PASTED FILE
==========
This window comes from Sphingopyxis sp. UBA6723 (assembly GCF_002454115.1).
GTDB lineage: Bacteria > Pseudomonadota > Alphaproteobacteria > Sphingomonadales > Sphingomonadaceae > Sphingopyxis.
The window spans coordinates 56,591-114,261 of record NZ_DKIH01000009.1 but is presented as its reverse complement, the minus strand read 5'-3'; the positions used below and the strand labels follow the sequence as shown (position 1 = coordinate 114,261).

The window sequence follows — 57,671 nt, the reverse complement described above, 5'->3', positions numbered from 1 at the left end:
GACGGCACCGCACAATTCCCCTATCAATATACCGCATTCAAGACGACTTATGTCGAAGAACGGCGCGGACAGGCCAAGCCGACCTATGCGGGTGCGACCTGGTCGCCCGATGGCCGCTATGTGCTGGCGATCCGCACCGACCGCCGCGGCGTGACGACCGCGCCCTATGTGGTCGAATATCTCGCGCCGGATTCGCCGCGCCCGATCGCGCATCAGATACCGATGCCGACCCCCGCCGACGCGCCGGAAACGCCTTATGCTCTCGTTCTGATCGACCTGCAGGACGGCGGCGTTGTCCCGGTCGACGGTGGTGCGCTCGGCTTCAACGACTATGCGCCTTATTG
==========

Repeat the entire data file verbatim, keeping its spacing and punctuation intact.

This window comes from Sphingopyxis sp. UBA6723 (assembly GCF_002454115.1).
GTDB lineage: Bacteria > Pseudomonadota > Alphaproteobacteria > Sphingomonadales > Sphingomonadaceae > Sphingopyxis.
The window spans coordinates 56,591-114,261 of record NZ_DKIH01000009.1 but is presented as its reverse complement, the minus strand read 5'-3'; the positions used below and the strand labels follow the sequence as shown (position 1 = coordinate 114,261).

The window sequence follows — 57,671 nt, the reverse complement described above, 5'->3', positions numbered from 1 at the left end:
GACGGCACCGCACAATTCCCCTATCAATATACCGCATTCAAGACGACTTATGTCGAAGAACGGCGCGGACAGGCCAAGCCGACCTATGCGGGTGCGACCTGGTCGCCCGATGGCCGCTATGTGCTGGCGATCCGCACCGACCGCCGCGGCGTGACGACCGCGCCCTATGTGGTCGAATATCTCGCGCCGGATTCGCCGCGCCCGATCGCGCATCAGATACCGATGCCGACCCCCGCCGACGCGCCGGAAACGCCTTATGCTCTCGTTCTGATCGACCTGCAGGACGGCGGCGTTGTCCCGGTCGACGGTGGTGCGCTCGGCTTCAACGACTATGCGCCTTATTG